Thank you very much.
Good morning, Mr. Chairman and members of the committee.
The Canadian Chamber of Commerce is pleased to provide input on the vital issue of Canada-U.S. trade relations focused on our joint border. I won't speak on the tourism industry, as Randy has already covered this off well.
As we find ourselves in a global economic downturn, we must make sure that the fundamentals of our economy are working. As a trading nation, access to foreign markets is a key pillar of our economy, and no partnership is more important than ours with the United States.
You all know the numbers well. The Canada-U.S. relationship is the largest trading relationship in the world, with $1.6 billion in two-way trade and 300,000 travellers crossing the border every day. Over one-third of this trade is intra-company trade, delivering of input materials, because we do, indeed, build things together. Major benefits flow from this relationship, with ten million jobs in the United States and three million jobs in Canada, something that our American friends often don't understand.
While the Canada-U.S. Free Trade Agreement helped tear down the barriers, creating an integrated North American economy, security concerns following 9/11 have led to a piecemeal application of new border procedures. We now have a thicker border, one that is more costly for business and travellers, putting at risk many of these ten million jobs.
The new U.S. administration gives us an opportunity to reinvigorate our longstanding partnership, while strengthening our physical and economic security. We need to build on the momentum following President Obama's visit to Canada, where our leaders committed to enhancing North American security and to review the management of the Canada-U.S. border.
In a meeting that I had last year with then Governor Napolitano, it was very clear to me that she understood the importance of a balance between security and border efficiency. She strongly believes that both can be attained, and I think this bodes well for all of us here in Canada.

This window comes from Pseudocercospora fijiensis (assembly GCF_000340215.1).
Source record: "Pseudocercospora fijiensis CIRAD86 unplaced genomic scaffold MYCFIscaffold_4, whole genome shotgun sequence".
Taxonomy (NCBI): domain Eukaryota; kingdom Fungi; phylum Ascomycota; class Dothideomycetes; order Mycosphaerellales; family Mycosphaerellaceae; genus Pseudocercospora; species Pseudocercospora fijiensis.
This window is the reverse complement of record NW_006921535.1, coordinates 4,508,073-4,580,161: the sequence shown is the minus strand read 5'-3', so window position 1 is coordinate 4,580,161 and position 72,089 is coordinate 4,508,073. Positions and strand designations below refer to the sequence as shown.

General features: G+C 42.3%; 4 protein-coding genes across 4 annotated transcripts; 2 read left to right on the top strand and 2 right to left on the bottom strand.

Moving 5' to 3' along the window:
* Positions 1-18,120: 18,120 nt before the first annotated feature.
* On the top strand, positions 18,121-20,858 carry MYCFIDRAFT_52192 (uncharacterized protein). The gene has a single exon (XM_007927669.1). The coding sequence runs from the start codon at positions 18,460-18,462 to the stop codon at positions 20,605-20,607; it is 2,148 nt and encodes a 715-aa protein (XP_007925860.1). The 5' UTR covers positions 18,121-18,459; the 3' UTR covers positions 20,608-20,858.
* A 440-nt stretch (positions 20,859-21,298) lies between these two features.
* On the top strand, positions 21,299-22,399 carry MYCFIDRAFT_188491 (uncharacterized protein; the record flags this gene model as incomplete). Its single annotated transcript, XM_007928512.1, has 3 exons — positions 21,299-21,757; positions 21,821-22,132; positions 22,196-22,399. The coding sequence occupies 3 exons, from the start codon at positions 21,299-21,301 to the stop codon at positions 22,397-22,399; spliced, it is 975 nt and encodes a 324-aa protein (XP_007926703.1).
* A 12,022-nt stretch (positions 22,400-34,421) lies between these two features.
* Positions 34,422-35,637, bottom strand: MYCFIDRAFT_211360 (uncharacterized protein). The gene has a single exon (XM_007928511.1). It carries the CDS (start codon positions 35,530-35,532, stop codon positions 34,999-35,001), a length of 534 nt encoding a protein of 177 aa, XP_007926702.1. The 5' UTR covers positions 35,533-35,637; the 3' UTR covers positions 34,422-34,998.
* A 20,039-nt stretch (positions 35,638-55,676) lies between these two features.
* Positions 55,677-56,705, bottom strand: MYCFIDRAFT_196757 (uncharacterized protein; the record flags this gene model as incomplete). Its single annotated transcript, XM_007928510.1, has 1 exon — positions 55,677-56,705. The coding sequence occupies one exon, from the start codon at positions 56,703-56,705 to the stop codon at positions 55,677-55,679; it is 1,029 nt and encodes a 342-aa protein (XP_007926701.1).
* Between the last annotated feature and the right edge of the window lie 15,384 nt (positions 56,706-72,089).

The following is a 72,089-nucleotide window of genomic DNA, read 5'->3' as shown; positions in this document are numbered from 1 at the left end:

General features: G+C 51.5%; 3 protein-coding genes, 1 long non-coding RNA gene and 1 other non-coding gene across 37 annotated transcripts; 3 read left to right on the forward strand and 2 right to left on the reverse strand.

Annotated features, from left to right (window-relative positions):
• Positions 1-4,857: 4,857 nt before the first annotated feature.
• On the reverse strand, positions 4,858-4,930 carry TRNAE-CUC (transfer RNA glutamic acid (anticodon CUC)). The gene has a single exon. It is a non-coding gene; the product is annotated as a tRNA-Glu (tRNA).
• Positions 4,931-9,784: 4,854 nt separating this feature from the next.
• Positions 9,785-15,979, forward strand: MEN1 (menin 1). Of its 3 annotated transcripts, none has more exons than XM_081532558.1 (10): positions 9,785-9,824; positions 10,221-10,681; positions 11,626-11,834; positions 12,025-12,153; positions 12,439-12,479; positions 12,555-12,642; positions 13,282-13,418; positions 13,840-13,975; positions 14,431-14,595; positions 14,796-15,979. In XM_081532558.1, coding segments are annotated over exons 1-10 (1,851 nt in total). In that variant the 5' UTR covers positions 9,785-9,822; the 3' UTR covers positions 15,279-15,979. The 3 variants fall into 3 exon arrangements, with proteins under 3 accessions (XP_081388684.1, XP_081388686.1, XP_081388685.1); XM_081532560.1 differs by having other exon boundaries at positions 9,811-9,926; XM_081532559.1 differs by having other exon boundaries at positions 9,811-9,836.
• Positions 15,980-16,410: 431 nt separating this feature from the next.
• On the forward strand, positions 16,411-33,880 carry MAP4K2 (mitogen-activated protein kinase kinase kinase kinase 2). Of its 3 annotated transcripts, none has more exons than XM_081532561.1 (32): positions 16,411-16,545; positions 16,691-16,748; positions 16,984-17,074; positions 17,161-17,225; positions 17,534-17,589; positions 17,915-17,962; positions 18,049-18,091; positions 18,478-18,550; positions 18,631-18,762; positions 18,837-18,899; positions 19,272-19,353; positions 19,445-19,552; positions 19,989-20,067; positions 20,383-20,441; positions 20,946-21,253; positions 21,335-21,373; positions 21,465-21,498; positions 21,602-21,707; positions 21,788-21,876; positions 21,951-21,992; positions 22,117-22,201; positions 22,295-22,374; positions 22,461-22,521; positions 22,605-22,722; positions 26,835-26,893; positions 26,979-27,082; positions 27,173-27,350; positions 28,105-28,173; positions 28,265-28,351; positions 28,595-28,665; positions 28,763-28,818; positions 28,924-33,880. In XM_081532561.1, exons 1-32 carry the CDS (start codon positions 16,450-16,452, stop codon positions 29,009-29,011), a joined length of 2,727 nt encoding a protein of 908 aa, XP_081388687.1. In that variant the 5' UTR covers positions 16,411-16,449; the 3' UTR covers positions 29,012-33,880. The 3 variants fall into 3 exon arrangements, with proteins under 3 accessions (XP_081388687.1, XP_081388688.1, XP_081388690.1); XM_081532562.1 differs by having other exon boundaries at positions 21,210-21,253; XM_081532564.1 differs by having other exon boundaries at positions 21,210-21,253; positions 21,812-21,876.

To fix the border, we have five short-term recommendations and one long-term border vision to share with you today. While each of these recommendations may appear an isolated item, combined they create a more secure and competitive North America.
First, we strongly support the voluntary trusted shipper and traveller programs, which enhance supply chain security and travel security. Properly implemented—and I stress “properly”—these programs should lead to more border-crossing consistency for businesses and lower inspection rates for participants. Border agencies can then focus on the unknown traveller, the unknown trade, in essence, making the search for the proverbial needle in a haystack in a smaller haystack.
While the initial cost to participate in these trusted programs can cost $100,000, and up to two years to get certified, we believe that it is a necessary step for securing our supply chains, and participants should be rewarded with a traffic light that largely stays green when crossing the border. However, a number of companies have reported that their inspection rates did not decrease when they entered the programs, and few believe that the investment has produced enough benefits to justify the costs.
We need to treat trusted travellers and shippers differently from the unknown trade and travel. This includes ensuring a risk-based approach to border management, enhancing the membership in trusted shipper and traveller programs, and providing clear, measured, and reported benefits for participation. We also should expand these programs so that companies that are regulated by other government departments beyond CBSA can also participate, something that's not permitted today.
The second major concern for the Canada-U.S. business community is there are not enough lanes open during peak commercial and travel times. While unfortunately this not a major issue today, hopefully we will soon return to normal traffic patterns. These traffic patterns, especially for commercial traffic, are largely predictable and should drive border staffing levels, not the time of day. We recommend that Canada and the United States offer 24/7 border services at all major crossings, including the operation of border booths and secondary inspections—and I stress including “secondary inspections”—and border-related support services.